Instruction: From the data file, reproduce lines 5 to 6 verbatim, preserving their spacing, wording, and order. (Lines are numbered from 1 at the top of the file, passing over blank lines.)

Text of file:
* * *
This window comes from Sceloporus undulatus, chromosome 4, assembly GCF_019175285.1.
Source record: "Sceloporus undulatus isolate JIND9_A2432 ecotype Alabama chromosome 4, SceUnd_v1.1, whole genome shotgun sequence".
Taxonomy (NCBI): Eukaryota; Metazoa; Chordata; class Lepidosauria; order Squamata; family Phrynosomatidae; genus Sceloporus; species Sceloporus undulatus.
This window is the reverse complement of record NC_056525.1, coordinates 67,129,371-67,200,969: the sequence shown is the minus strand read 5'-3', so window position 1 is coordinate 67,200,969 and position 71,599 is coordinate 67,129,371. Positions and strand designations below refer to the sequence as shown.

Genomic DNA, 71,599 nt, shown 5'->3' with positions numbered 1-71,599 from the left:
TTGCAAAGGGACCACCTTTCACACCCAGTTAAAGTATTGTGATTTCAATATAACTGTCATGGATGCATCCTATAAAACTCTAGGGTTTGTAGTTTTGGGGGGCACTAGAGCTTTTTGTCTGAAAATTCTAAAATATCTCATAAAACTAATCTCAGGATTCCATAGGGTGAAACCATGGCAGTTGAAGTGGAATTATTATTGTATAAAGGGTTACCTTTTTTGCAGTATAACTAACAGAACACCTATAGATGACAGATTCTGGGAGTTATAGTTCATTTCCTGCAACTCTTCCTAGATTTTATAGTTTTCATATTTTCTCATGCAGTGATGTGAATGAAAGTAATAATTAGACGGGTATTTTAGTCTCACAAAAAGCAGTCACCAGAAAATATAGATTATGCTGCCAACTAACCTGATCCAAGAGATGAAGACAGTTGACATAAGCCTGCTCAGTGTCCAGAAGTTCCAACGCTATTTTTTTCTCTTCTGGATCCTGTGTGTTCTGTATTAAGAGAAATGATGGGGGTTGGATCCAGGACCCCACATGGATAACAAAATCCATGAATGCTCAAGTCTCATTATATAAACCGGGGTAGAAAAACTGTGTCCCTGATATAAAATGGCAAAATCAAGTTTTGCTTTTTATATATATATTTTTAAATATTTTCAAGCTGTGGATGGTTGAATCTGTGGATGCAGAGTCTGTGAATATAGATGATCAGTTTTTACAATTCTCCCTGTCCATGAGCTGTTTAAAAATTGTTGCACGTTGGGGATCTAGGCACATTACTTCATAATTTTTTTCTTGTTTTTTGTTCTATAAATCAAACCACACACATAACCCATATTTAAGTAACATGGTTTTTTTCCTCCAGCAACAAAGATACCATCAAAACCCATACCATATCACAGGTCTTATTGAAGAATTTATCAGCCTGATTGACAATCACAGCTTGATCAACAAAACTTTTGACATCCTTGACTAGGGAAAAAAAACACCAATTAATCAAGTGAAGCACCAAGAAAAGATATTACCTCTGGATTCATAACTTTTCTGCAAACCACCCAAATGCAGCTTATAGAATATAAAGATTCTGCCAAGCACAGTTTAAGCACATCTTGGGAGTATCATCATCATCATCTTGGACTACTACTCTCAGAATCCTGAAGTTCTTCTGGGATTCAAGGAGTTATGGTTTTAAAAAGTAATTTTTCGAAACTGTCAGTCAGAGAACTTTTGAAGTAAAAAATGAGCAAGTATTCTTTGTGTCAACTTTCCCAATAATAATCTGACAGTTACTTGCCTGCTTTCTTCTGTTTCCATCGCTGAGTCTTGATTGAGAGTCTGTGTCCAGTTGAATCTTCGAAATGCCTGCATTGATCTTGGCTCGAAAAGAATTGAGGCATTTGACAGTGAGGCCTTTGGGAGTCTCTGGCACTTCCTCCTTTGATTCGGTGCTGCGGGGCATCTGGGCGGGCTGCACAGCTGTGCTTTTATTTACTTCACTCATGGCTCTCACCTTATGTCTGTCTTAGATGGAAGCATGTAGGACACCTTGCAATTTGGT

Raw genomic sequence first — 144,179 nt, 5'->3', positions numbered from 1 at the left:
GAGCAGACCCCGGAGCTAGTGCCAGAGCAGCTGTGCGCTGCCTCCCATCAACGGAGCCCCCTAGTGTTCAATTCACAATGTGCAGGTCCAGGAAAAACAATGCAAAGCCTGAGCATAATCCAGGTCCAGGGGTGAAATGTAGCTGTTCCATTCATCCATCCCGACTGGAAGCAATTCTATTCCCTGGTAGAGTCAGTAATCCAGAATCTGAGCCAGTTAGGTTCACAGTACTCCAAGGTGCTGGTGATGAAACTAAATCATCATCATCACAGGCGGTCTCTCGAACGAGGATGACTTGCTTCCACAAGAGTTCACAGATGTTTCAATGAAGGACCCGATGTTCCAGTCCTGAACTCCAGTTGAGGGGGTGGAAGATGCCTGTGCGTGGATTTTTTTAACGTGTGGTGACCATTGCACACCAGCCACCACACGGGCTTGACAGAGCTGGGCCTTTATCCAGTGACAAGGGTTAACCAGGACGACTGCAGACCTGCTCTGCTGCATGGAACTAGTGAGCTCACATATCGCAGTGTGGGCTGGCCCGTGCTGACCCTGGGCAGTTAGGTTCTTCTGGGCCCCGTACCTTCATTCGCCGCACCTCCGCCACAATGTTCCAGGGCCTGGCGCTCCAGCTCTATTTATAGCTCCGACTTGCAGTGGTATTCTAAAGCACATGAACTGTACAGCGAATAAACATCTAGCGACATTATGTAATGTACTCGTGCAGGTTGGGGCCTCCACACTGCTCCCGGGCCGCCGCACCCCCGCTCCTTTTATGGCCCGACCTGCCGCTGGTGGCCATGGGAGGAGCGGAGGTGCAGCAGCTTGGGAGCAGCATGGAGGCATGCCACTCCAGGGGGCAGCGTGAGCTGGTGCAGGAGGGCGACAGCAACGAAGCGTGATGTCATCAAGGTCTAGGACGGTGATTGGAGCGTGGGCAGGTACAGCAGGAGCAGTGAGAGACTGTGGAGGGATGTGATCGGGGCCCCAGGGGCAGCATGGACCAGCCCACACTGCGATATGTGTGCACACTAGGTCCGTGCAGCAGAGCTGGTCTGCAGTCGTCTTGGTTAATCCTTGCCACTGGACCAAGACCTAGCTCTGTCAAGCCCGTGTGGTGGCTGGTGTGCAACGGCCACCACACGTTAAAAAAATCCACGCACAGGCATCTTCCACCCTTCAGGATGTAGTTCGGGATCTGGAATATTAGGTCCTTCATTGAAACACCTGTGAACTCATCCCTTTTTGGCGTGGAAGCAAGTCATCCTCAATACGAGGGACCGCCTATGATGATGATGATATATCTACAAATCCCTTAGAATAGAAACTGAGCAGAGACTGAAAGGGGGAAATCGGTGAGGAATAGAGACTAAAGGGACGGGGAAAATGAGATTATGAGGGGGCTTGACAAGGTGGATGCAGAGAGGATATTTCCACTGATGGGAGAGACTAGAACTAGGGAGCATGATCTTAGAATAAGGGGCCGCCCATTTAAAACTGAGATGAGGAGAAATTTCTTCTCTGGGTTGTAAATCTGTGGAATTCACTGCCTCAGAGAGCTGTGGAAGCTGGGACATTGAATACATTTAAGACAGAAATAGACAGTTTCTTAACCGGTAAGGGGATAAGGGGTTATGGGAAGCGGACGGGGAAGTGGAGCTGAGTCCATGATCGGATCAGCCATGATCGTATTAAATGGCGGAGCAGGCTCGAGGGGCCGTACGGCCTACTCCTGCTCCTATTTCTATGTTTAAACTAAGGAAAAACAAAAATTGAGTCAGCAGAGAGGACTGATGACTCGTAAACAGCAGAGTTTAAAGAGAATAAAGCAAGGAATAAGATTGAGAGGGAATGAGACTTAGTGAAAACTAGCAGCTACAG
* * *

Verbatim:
Genomic DNA, 71,599 nt, shown 5'->3' with positions numbered 1-71,599 from the left:
TTGCAAAGGGACCACCTTTCACACCCAGTTAAAGTATTGTGATTTCAATATAACTGTCATGGATGCATCCTATAAAACTCTAGGGTTTGTAGTTTTGGGGGGCACTAGAGCTTTTTGTCTGAAAATTCTAAAATATCTCATAAAACTAATCTCAGGATTCCATAGGGTGAAACCATGGCAGTTGAAGTGGAATTATTATTGTATAAAGGGTTACCTTTTTTGCAGTATAACTAACAGAACACCTATAGATGACAGATTCTGGGAGTTATAGTTCATTTCCTGCAACTCTTCCTAGATTTTATAGTTTTCATATTTTCTCATGCAGTGATGTGAATGAAAGTAATAATTAGACGGGTATTTTAGTCTCACAAAAAGCAGTCACCAGAAAATATAGATTATGCTGCCAACTAACCTGATCCAAGAGATGAAGACAGTTGACATAAGCCTGCTCAGTGTCCAGAAGTTCCAACGCTATTTTTTTCTCTTCTGGATCCTGTGTGTTCTGTATTAAGAGAAATGATGGGGGTTGGATCCAGGACCCCACATGGATAACAAAATCCATGAATGCTCAAGTCTCATTATATAAACCGGGGTAGAAAAACTGTGTCCCTGATATAAAATGGCAAAATCAAGTTTTGCTTTTTATATATATATTTTTAAATATTTTCAAGCTGTGGATGGTTGAATCTGTGGATGCAGAGTCTGTGAATATAGATGATCAGTTTTTACAATTCTCCCTGTCCATGAGCTGTTTAAAAATTGTTGCACGTTGGGGATCTAGGCACATTACTTCATAATTTTTTTCTTGTTTTTTGTTCTATAAATCAAACCACACACATAACCCATATTTAAGTAACATGGTTTTTTTCCTCCAGCAACAAAGATACCATCAAAACCCATACCATATCACAGGTCTTATTGAAGAATTTATCAGCCTGATTGACAATCACAGCTTGATCAACAAAACTTTTGACATCCTTGACTAGGGAAAAAAAACACCAATTAATCAAGTGAAGCACCAAGAAAAGATATTACCTCTGGATTCATAACTTTTCTGCAAACCACCCAAATGCAGCTTATAGAATATAAAGATTCTGCCAAGCACAGTTTAAGCACATCTTGGGAGTATCATCATCATCATCTTGGACTACTACTCTCAGAATCCTGAAGTTCTTCTGGGATTCAAGGAGTTATGGTTTTAAAAAGTAATTTTTCGAAACTGTCAGTCAGAGAACTTTTGAAGTAAAAAATGAGCAAGTATTCTTTGTGTCAACTTTCCCAATAATAATCTGACAGTTACTTGCCTGCTTTCTTCTGTTTCCATCGCTGAGTCTTGATTGAGAGTCTGTGTCCAGTTGAATCTTCGAAATGCCTGCATTGATCTTGGCTCGAAAAGAATTGAGGCATTTGACAGTGAGGCCTTTGGGAGTCTCTGGCACTTCCTCCTTTGATTCGGTGCTGCGGGGCATCTGGGCGGGCTGCACAGCTGTGCTTTTATTTACTTCACTCATGGCTCTCACCTTATGTCTGTCTTAGATGGAAGCATGTAGGACACCTTGCAATTTGGT